So I want to write a custom wrapper type around any sorts of boxed slice types, like a fancier Rc<[T]>. Naively, I'd do something like
However, there's a problem with that: it wouldn't work for str, because FancySlice<str> wouldn't be equivalent to Rc<str>. But I do want str to be a first-class citizen. Same thing for other slice-like newtypes like OsStr.
So I'd like to have something like struct FancySlice<T>(Rc<T>), but now which trait bound do I use to make sure T is actually a slice type?
If you need trait bounds for a set of types that aren’t sufficiently abstracted over already using standard library traits alone, you can always define your own trait. struct FancySlice<S: MySliceTrait + ?Sized>(Rc<S>);
So I tried the option of using bounds only where needed, and while being a bit verbose it got me pretty far already. However, I'm increasingly convinced that a Slice trait would be something good to have in std. It would increase API consistency: For example, as_ptr_range only exists on slices and not str, and OsStr does not even provide as_ptr. from_raw_parts is equally only provided for actual slice types. Of course you can always combine raw parts of a byte array and then convert to str later (as even shown in the documentation: str - Rust), but this only works if you know the concrete type you are working with. There is no way to abstract over that functionality.
There is another benefit a Slice trait would have: Currently, if the user provides a wrong type, they'll get a long type error that <P as Deref>::Target does not satisfy Index<R, Output = <P as Deref>::Target> or something, and only when calling certain methods. With a trait, the error message could be as simple as "this type does not implement Slice, and already in the constructor.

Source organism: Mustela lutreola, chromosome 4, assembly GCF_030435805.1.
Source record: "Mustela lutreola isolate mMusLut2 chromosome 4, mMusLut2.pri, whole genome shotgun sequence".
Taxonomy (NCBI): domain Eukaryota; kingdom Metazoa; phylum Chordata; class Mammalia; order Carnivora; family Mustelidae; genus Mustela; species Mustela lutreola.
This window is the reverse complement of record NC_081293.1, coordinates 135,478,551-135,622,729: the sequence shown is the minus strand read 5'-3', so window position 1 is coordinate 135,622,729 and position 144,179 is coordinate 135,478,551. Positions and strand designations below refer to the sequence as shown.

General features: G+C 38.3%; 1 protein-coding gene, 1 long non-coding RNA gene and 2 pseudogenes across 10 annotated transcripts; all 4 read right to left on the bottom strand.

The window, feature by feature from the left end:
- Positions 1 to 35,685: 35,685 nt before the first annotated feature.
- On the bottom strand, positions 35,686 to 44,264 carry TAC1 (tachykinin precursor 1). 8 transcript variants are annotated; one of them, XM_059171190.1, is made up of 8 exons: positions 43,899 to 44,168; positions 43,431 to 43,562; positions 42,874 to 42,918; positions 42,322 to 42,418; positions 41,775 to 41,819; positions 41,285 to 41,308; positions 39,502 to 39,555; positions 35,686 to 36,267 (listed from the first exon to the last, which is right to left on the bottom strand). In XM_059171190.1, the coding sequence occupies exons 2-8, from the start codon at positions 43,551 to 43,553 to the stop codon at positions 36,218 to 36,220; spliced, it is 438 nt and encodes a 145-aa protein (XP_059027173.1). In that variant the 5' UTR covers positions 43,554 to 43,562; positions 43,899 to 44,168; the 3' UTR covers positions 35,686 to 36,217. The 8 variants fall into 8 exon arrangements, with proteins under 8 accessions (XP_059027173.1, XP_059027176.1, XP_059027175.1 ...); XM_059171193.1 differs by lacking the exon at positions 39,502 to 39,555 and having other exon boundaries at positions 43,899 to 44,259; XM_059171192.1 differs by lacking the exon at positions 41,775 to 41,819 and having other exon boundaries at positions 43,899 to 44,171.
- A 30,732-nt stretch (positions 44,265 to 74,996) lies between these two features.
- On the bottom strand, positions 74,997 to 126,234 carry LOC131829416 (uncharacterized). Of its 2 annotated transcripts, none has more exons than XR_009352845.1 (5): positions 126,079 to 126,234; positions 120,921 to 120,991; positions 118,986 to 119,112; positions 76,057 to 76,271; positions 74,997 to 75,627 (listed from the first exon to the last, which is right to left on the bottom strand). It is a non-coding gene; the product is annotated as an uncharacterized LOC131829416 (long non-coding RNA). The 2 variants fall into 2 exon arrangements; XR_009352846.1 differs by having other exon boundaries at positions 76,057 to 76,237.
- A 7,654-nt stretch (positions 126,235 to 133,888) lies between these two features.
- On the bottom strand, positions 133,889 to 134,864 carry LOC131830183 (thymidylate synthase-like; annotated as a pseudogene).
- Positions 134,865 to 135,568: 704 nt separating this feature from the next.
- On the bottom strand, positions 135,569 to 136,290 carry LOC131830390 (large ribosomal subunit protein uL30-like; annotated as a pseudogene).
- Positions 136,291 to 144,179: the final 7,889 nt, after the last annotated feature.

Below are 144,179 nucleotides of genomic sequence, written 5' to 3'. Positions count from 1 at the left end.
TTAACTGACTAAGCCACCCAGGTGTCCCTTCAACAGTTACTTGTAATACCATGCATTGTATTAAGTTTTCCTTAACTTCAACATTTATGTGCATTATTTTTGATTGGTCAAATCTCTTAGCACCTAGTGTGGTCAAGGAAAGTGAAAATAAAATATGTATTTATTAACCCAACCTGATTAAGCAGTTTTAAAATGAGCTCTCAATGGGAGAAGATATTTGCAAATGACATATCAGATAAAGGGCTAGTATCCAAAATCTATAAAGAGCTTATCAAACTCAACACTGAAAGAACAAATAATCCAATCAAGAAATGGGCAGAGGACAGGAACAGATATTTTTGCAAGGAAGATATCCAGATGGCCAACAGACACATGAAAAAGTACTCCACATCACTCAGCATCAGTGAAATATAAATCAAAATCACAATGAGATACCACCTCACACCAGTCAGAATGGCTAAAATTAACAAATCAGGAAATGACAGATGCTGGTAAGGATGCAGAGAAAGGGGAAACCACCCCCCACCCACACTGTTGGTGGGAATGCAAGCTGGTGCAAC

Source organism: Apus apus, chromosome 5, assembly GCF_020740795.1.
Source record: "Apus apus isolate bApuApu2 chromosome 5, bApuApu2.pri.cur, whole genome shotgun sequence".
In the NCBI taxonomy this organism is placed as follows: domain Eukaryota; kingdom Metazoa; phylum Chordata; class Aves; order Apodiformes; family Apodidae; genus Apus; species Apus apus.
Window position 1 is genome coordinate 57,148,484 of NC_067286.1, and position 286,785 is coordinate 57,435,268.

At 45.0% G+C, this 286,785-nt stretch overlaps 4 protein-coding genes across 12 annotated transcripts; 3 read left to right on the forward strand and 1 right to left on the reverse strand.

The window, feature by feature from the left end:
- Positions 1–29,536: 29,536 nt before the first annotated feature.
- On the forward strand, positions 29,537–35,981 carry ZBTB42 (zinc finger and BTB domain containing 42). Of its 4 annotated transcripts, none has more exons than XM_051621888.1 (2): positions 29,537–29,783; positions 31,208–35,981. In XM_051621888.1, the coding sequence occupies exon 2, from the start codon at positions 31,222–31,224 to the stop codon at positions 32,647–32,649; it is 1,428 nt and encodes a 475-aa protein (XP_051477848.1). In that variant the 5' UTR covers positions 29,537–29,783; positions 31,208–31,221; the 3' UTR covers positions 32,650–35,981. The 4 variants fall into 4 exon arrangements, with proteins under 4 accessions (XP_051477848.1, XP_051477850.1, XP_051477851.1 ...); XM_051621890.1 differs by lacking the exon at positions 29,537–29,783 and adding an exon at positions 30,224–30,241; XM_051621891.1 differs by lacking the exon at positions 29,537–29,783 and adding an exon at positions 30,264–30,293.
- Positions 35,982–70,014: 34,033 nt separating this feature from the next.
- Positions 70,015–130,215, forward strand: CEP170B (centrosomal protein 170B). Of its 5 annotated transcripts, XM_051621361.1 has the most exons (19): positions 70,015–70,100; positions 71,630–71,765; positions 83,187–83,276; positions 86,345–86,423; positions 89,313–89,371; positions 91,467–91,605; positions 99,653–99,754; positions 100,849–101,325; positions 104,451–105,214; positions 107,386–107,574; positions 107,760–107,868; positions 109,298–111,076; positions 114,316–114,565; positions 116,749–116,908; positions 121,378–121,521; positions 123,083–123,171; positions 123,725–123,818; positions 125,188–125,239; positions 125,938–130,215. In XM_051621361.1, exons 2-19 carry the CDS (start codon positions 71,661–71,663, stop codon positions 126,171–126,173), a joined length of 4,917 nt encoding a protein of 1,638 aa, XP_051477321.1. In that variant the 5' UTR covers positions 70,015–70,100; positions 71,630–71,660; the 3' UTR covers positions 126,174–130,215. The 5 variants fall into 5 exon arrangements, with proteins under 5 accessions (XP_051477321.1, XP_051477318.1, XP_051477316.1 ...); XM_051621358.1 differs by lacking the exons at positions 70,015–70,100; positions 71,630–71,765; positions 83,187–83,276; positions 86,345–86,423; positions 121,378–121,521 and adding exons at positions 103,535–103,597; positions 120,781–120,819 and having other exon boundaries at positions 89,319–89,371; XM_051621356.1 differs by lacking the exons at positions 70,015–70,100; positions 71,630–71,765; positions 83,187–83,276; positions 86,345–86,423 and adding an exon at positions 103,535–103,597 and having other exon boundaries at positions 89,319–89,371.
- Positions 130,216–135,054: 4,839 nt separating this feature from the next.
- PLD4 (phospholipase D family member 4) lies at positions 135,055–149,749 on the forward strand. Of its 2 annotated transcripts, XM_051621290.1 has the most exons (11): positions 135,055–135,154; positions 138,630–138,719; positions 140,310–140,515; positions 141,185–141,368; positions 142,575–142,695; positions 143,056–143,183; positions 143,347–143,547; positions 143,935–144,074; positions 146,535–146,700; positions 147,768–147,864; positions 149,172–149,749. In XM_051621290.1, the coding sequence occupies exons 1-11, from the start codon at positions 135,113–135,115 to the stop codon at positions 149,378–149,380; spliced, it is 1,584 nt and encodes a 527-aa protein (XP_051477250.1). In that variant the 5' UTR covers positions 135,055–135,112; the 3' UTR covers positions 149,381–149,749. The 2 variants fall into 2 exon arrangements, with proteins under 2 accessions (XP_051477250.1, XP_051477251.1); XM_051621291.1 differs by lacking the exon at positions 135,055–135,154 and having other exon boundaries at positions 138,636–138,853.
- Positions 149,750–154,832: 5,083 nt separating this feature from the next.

Yes I have thought about using Pointee<Metadata = usize> for that use case, but I am not comfortable with the assumption that any such pointer types look and behave like slice types. Any function relying on this would have to be marked as unsafe in order to not be unsound. Therefore, such a trait needs to be explicitly implemented by the relevant types.
Future language/std design is better suited to IRLO, but is there anything else you're looking for help accomplishing using Rust today?
(from_raw_parts is already unsafe, by the way, so no loss there. The OsStr considerations are probably because it wasn't even officially decided to own up/commit to the underlying representation always being bytes until quite recently.)
That's no benefit. If you think you want a slice, and we ask why you want one, and you reply "because I want to index into it", then you don't really want a slice. You want precisely something that implements Index instead.
You should be using generics for enforcing and using capabilities, not for restricting to concrete types.
Well, you can build a safe abstraction around it in general. But with Pointee<Metadata = usize> you cannot, because its soundness relies on the assumption that the type actually behaves like a slice, and the caller must uphold it, which is outside of my control as library author.
Well I do want a slice, because I want to do all the things one can do with a slice. Yes I also want to index into it, and I successfully used Index for that.
The thing I need to do now is to check whether a slice is a true sub-slice of another, as in "pointing within a specific memory region" and not "contains the slice based on Eq". For that I'd need a trait that gives me either a pointer+len or a pointer range. I don't know what you'd call it from a capabilities perspective, but I'd call such a trait Slice. (Or maybe such functionality actually belongs to Index/SliceIndex in a way. It's interesting that the trait allows you to get the entire slice, but won't tell you its actual length. This also means that you can't index into the last element, for example. Also I'm not sure but one could probably implement Index for non-slicelike types like linked lists)
(Pointee<Metadata = usize> does not give me the length, it gives me a usize which happens to be the length for some types, but there's no semantic guarantee associated with it which I'd need for using it safely.)